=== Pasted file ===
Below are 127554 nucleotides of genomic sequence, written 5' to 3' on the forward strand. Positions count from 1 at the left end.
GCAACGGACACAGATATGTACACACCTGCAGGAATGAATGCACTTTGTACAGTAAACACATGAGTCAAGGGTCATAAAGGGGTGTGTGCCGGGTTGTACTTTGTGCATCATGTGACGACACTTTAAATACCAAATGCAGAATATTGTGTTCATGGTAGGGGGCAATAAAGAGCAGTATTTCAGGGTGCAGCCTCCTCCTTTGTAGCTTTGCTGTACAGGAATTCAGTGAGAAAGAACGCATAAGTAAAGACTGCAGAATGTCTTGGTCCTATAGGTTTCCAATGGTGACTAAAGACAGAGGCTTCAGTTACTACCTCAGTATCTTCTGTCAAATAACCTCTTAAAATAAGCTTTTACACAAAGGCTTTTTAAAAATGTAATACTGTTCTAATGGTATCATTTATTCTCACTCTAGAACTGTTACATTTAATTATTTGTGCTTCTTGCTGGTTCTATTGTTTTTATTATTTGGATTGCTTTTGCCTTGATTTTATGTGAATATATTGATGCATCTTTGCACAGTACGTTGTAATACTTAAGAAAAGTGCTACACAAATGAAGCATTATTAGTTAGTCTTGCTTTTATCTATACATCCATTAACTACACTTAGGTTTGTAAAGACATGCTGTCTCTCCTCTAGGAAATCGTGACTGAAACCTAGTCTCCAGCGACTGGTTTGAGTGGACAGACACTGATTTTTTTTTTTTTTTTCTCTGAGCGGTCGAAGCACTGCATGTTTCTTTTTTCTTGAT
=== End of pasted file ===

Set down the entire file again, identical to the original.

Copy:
Below are 127554 nucleotides of genomic sequence, written 5' to 3' on the forward strand. Positions count from 1 at the left end.
GCAACGGACACAGATATGTACACACCTGCAGGAATGAATGCACTTTGTACAGTAAACACATGAGTCAAGGGTCATAAAGGGGTGTGTGCCGGGTTGTACTTTGTGCATCATGTGACGACACTTTAAATACCAAATGCAGAATATTGTGTTCATGGTAGGGGGCAATAAAGAGCAGTATTTCAGGGTGCAGCCTCCTCCTTTGTAGCTTTGCTGTACAGGAATTCAGTGAGAAAGAACGCATAAGTAAAGACTGCAGAATGTCTTGGTCCTATAGGTTTCCAATGGTGACTAAAGACAGAGGCTTCAGTTACTACCTCAGTATCTTCTGTCAAATAACCTCTTAAAATAAGCTTTTACACAAAGGCTTTTTAAAAATGTAATACTGTTCTAATGGTATCATTTATTCTCACTCTAGAACTGTTACATTTAATTATTTGTGCTTCTTGCTGGTTCTATTGTTTTTATTATTTGGATTGCTTTTGCCTTGATTTTATGTGAATATATTGATGCATCTTTGCACAGTACGTTGTAATACTTAAGAAAAGTGCTACACAAATGAAGCATTATTAGTTAGTCTTGCTTTTATCTATACATCCATTAACTACACTTAGGTTTGTAAAGACATGCTGTCTCTCCTCTAGGAAATCGTGACTGAAACCTAGTCTCCAGCGACTGGTTTGAGTGGACAGACACTGATTTTTTTTTTTTTTTTCTCTGAGCGGTCGAAGCACTGCATGTTTCTTTTTTCTTGAT